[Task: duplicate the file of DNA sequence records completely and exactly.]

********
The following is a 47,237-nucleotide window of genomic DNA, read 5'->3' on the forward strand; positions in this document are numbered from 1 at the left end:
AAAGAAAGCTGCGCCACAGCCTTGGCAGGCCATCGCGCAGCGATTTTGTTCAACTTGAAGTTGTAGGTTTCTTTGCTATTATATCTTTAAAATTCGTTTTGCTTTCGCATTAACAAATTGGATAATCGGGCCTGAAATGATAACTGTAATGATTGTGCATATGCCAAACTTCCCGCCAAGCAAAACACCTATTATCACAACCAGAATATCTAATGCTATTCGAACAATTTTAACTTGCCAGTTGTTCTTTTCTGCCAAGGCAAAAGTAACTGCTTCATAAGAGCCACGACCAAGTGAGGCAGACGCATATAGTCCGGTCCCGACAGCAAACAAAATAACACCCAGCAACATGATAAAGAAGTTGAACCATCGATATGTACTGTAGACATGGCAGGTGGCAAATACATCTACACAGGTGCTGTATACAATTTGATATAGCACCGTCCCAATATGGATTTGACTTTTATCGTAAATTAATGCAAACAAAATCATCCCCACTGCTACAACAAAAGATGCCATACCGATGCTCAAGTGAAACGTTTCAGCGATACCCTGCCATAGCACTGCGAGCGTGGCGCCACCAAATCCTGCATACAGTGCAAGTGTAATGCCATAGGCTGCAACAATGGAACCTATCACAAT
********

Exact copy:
The following is a 47,237-nucleotide window of genomic DNA, read 5'->3' on the forward strand; positions in this document are numbered from 1 at the left end:
AAAGAAAGCTGCGCCACAGCCTTGGCAGGCCATCGCGCAGCGATTTTGTTCAACTTGAAGTTGTAGGTTTCTTTGCTATTATATCTTTAAAATTCGTTTTGCTTTCGCATTAACAAATTGGATAATCGGGCCTGAAATGATAACTGTAATGATTGTGCATATGCCAAACTTCCCGCCAAGCAAAACACCTATTATCACAACCAGAATATCTAATGCTATTCGAACAATTTTAACTTGCCAGTTGTTCTTTTCTGCCAAGGCAAAAGTAACTGCTTCATAAGAGCCACGACCAAGTGAGGCAGACGCATATAGTCCGGTCCCGACAGCAAACAAAATAACACCCAGCAACATGATAAAGAAGTTGAACCATCGATATGTACTGTAGACATGGCAGGTGGCAAATACATCTACACAGGTGCTGTATACAATTTGATATAGCACCGTCCCAATATGGATTTGACTTTTATCGTAAATTAATGCAAACAAAATCATCCCCACTGCTACAACAAAAGATGCCATACCGATGCTCAAGTGAAACGTTTCAGCGATACCCTGCCATAGCACTGCGAGCGTGGCGCCACCAAATCCTGCATACAGTGCAAGTGTAATGCCATAGGCTGCAACAATGGAACCTATCACAAT